I realize that Nokia is coming to the Android party late, but what have you got to lose? Nokia’s smartphone market share doesn’t even register in most reports. U.S. consumers find Symbian a cumbersome mess. And U.S. carriers have no interest in throwing their weight behind the platform. MeeGo, which may be a worthy OS in the future, is not ready for prime time today.
Some people have suggested that Nokia use Microsoft’s new Windows Phone 7 to get back into the game. I know you have ties to Microsoft. And I will be the first to admit that Windows Phone 7 is a cool operating system. But the developer ecosystem is still small. So I don’t think that Windows Phone 7 alone can be the bridge you need to carry you until MeeGo is ready for prime time.
So my suggestion is why not do both? Release some Windows Phone 7 devices and some Google Android phones. Focus these devices on the North American market only. U.S. carriers and customers may hate Symbian, but the platform is still widely used and supported overseas. (You might as well milk Symbian for all its worth elsewhere.) If the Android and Windows Phone 7 strategy takes off in the U.S., you can always expand the strategy outside the states.
Keep innovating, but don’t try to reinvent the wheel
I understand Nokia’s reluctance to turn to Google for software innovation. How can Nokia differentiate its products from Motorola’s and HTC’s if it’s using the same software as everyone else? And I agree with you. That is a problem.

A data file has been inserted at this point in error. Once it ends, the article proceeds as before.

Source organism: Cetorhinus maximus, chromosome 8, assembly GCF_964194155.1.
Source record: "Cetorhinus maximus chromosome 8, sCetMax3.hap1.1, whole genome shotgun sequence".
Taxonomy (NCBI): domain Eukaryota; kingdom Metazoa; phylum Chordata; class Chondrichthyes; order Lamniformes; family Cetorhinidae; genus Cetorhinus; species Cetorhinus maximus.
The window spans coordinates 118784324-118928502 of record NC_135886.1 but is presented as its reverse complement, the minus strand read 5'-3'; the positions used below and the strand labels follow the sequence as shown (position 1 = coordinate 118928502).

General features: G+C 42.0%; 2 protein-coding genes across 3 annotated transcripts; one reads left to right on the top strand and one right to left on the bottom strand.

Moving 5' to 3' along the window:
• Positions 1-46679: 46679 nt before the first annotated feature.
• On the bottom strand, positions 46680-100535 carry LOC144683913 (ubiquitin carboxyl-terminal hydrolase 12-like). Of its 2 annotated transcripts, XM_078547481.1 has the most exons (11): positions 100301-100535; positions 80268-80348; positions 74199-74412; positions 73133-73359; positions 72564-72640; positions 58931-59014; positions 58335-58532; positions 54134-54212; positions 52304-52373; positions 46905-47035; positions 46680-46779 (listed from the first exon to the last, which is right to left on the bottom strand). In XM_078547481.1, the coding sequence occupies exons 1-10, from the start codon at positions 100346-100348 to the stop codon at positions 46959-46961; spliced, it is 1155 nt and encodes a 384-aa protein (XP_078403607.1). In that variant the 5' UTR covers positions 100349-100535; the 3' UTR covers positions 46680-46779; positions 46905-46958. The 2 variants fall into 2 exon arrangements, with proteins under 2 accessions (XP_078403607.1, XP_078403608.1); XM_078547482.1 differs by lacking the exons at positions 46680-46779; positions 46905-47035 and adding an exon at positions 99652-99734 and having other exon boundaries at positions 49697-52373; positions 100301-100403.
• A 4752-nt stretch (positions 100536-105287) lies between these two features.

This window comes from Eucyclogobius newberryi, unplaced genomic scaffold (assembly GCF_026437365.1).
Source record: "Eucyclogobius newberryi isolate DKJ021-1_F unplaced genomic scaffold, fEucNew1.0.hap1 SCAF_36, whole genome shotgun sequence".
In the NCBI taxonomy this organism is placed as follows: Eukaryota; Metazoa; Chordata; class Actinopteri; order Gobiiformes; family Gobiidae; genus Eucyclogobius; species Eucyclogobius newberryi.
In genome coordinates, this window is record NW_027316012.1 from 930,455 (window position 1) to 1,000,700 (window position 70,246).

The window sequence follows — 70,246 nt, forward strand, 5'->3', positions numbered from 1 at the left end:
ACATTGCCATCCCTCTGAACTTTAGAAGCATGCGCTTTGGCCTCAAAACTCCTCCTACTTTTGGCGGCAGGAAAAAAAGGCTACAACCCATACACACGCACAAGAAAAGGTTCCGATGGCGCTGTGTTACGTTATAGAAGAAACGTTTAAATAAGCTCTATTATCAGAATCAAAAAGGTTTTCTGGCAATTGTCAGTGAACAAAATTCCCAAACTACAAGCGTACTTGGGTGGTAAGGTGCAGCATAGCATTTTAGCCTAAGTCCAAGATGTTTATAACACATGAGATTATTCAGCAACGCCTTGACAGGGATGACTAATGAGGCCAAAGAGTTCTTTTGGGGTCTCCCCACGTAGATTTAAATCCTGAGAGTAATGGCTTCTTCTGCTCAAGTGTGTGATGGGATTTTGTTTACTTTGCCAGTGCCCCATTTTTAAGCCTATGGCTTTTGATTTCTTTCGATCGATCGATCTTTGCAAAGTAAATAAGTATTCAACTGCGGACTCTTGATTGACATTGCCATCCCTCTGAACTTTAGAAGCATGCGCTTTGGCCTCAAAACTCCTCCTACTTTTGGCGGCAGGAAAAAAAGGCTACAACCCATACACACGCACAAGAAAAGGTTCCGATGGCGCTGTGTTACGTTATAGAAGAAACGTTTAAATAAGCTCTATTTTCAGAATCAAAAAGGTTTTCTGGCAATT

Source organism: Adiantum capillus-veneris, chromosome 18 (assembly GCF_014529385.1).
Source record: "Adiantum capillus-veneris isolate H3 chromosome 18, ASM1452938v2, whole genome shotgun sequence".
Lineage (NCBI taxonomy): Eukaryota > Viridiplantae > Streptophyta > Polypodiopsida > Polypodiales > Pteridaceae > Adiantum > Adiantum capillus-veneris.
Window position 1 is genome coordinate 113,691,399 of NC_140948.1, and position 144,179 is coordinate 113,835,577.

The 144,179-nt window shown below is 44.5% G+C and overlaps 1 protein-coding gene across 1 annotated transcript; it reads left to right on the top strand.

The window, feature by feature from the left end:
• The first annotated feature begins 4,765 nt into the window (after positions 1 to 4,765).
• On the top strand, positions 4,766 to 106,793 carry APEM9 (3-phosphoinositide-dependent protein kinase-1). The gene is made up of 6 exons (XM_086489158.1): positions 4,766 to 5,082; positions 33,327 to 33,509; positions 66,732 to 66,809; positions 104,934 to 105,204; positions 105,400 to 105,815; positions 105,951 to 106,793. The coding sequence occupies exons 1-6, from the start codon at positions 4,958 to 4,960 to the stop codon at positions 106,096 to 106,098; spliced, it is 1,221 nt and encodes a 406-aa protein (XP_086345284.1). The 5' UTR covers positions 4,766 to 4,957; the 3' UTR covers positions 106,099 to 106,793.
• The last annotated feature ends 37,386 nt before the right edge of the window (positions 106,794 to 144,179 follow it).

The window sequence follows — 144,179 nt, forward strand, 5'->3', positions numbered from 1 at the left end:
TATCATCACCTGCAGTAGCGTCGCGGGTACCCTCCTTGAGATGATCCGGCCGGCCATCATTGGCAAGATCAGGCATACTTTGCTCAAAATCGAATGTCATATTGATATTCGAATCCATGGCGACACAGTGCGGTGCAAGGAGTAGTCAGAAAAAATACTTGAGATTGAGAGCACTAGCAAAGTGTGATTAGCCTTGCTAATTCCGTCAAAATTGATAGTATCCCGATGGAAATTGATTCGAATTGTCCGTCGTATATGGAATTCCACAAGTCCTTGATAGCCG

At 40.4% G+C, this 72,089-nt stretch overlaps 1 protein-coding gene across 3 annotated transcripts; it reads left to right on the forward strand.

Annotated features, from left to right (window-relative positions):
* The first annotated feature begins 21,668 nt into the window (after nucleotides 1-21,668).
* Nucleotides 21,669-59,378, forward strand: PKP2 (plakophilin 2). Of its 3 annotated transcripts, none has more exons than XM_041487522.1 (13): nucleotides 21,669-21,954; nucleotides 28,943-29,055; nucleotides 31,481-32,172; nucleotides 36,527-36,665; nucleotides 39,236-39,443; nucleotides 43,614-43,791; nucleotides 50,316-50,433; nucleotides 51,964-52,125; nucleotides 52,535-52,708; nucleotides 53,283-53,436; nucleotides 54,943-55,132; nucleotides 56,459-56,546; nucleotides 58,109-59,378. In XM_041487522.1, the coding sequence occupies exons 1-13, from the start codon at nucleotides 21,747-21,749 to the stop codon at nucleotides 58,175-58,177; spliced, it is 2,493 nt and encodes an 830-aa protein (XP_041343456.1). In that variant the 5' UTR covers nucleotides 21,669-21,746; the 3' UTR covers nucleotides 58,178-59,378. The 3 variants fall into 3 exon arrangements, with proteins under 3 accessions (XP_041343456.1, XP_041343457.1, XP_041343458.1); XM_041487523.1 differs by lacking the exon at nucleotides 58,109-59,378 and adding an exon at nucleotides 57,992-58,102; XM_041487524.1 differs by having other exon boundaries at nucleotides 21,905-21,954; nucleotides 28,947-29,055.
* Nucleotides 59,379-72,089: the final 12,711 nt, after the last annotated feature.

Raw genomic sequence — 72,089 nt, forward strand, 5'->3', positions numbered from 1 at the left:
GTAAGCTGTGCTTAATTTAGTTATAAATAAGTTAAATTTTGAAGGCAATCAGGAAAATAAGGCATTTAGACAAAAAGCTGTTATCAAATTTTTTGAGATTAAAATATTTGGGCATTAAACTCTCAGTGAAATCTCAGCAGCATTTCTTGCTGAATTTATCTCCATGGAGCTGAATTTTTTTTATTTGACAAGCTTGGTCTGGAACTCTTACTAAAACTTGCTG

And it’s why I don’t think Android is the solution to Nokia’s long-term problems. The company still needs to innovate.
So continue working on MeeGo. The mobile handset market will not be won or lost based on a single piece of hardware, as you pointed out in your memo. Software and the ecosystem of application developers surrounding these devices have become hugely important. But it’s also important not to push products into the market before they are ready. If MeeGo isn’t ready–and from what I have heard it won’t be for a while–then lean on something you know does work.
Focus, focus, focus
Finally, my last suggestion is that Nokia needs to keep its focus. That means getting rid of any initiatives and products that take away from the singular goal of getting back into the high-end smartphone market in the U.S.
This means abandoning the Ovi services initiative. Let’s just admit it: Ovi was a flop. The Comes With Music service sounded interesting on the surface, but at the end of the day people don’t want a subscription music service. They want to own the music.
As for the rest of the Ovi services, the plan was doomed from the start. It reminded me of an Internet portal circa 1999. Do wireless customers really need another e-mail client or cloud-based file storage? Again, the service offered nothing particularly unique.
Nokia is a 150-year-old multinational corporation. It was around years before cell phones were even dreamt of. And it’s the pride of Finland. I would never predict its demise. After all, if Motorola can mount a turnaround, there’s no reason Nokia can’t. But now is the time for action. I look forward to hearing your future plans during the investor conference Friday. Good luck.